"She had come by a piece of land and had two little buildings that could be made into a home with some work.

Hall organized a garage sale for the woman raising nearly $3,000 and, coupled with a grant, the woman was able to have electricity, gas and sewer services run to her property.

"We had to dig ditches, tear out old Sheetrock, and we fixed up a place for her to stay.

"I didn't do this alone. There were a lot of other people who helped.

"It was probably the most rewarding thing I'd ever done because of the results, you could actually see ... seeing how the community got together and cooperated."

Someone else in the Nikiski area seems to agree, as evidenced by an election-campaign type sign recently reported to Hall. It read, "Vote Retha Hall, Garage Sale Queen."

One of Hall's earlier ventures into the construction trades came 17 years ago when her church was being built in Nikiski.

"I helped build it. I put up shingles and cut out the bottom frames of the doorways by hand," she said.

"That's actually when I got the name 'Boss Lady.' I was the one who knew where things were."

That talent may come from being a lifelong homemaker and mother of four daughters, now all grown.

Some of the volunteerism trait also may have been passed along to the oldest daughter, LaRissa Silva, 35. She and her husband currently are serving as international relief workers in Western Europe.

Daughter Tonya Buczkowski, 31, is a speech pathologist who lives in Eagle River.

The next oldest, Shanda Kitchens, 23, lives with her family in Soldotna and works as a financial analyst for Heritage Place.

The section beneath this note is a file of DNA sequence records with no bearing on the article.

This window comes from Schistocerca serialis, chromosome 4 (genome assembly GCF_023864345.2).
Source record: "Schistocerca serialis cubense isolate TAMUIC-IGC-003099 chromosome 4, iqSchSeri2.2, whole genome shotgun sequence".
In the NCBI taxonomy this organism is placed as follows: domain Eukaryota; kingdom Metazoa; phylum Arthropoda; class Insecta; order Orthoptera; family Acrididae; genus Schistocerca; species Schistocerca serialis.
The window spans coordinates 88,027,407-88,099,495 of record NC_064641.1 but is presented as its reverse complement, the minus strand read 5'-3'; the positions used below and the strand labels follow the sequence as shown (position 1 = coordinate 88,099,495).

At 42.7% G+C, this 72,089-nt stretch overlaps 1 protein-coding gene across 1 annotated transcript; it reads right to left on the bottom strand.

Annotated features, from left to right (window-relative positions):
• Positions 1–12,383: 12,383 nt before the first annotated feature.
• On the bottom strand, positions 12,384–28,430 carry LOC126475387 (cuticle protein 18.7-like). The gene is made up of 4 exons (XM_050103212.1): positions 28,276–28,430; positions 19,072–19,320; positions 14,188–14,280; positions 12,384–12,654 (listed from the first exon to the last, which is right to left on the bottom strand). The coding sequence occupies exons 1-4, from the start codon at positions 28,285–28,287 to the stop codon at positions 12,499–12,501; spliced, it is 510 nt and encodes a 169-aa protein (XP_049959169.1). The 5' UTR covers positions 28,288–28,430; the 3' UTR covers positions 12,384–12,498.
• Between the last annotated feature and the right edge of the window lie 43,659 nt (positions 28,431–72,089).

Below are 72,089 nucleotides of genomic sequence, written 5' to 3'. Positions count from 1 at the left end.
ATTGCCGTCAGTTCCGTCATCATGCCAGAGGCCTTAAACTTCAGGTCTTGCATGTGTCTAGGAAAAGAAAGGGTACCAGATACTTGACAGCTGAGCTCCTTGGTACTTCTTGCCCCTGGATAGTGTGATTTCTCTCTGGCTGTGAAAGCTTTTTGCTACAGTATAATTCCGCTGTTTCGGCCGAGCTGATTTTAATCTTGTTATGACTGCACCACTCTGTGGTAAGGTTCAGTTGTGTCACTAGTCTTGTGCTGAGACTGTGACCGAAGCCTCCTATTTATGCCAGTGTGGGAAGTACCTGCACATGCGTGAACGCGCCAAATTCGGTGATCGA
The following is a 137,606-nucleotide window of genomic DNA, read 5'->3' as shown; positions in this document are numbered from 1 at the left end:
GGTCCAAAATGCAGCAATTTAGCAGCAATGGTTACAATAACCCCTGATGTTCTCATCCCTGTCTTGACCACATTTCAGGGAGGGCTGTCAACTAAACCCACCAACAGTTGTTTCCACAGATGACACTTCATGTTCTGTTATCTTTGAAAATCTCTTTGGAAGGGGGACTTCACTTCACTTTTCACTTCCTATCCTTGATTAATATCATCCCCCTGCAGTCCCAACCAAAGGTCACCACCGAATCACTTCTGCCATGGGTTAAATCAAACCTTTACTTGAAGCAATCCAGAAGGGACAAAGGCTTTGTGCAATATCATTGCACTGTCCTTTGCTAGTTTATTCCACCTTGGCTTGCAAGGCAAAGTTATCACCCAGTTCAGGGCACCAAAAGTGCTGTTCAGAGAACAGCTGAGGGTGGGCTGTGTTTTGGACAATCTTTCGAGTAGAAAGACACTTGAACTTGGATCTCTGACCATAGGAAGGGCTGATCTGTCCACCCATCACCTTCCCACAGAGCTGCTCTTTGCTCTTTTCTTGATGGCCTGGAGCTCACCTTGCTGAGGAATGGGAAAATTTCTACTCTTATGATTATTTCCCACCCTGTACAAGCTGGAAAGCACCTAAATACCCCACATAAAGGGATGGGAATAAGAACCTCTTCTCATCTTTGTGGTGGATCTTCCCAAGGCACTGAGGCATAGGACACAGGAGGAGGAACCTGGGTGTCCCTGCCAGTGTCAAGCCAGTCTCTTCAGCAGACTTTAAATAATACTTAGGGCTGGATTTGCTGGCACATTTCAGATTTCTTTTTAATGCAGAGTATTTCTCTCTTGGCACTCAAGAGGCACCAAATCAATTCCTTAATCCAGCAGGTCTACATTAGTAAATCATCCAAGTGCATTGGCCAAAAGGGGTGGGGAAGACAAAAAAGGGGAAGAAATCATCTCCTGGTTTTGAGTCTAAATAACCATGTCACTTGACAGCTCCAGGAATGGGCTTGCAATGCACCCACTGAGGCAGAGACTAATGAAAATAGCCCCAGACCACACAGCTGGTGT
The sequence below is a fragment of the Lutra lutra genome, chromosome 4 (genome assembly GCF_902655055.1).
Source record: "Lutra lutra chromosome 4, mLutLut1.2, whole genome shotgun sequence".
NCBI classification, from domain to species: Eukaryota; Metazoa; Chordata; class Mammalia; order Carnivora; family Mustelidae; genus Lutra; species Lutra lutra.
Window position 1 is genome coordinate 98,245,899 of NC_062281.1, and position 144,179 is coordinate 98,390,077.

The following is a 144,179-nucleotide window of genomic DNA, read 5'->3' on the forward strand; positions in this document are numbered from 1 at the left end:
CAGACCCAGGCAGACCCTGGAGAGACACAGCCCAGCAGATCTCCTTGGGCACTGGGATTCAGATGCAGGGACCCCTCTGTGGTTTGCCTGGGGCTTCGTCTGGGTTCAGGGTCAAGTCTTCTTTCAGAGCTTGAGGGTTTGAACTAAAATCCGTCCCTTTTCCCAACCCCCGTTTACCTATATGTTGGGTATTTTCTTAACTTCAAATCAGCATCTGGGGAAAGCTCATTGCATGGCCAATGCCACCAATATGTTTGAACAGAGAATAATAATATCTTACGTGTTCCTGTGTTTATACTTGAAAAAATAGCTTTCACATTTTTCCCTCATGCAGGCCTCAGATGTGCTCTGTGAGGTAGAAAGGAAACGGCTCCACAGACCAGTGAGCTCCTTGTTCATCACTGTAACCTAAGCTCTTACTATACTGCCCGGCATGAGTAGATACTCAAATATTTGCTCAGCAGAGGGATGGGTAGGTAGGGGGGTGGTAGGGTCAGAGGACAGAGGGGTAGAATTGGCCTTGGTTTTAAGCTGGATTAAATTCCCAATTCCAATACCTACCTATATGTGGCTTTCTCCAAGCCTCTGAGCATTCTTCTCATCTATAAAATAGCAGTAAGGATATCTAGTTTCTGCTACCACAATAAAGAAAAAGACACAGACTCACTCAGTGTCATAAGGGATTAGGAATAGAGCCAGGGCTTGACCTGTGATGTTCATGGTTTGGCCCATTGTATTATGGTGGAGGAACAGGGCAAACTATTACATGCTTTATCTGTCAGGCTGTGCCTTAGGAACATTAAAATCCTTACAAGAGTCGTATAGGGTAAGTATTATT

The youngest, Contessa Wolverton, 20, like mom, is a stay-at-home homemaker living in Soldotna.

With a smile, Hall also said she has six grandchildren. That smile may reveal why Hall says she is most comfortable working as a volunteer with preschool children.

Having begun her long tenure of volunteerism in the Fort Worth, Texas, area, she has taught preschoolers in Sunday school for about 31 years.

She's quick to add, though, that she also enjoys her work with seniors.

"When I go out to visit seniors, they've got stories to tell ... many about how it was when they first moved up (to Alaska).

 

Retha Hall, constantly on the move, pulls a cart of food back to storage after helping to serve breakfast at North Star Elementary School last week. The school is one of several places she volunteers her time.

Photo by M. Scott Moon

"Most of them are just so lovable," she said.

Asked what she does if she encounters someone who simply doesn't want her help, Hall said, "I usually tell them I feel this is a gift of God -- the gift of ministry -- and if they refuse, they're causing me to miss a blessing."

And, how long will she continue doing volunteer service work?

"I'll keep doing it 'til God calls me home, or 'til I need volunteers to come to me," she said.

"It's too much fun to quit. It's God working through me that makes me want to do these things. Because I have sought to have God in my life, he has supplied and has blessed in my life."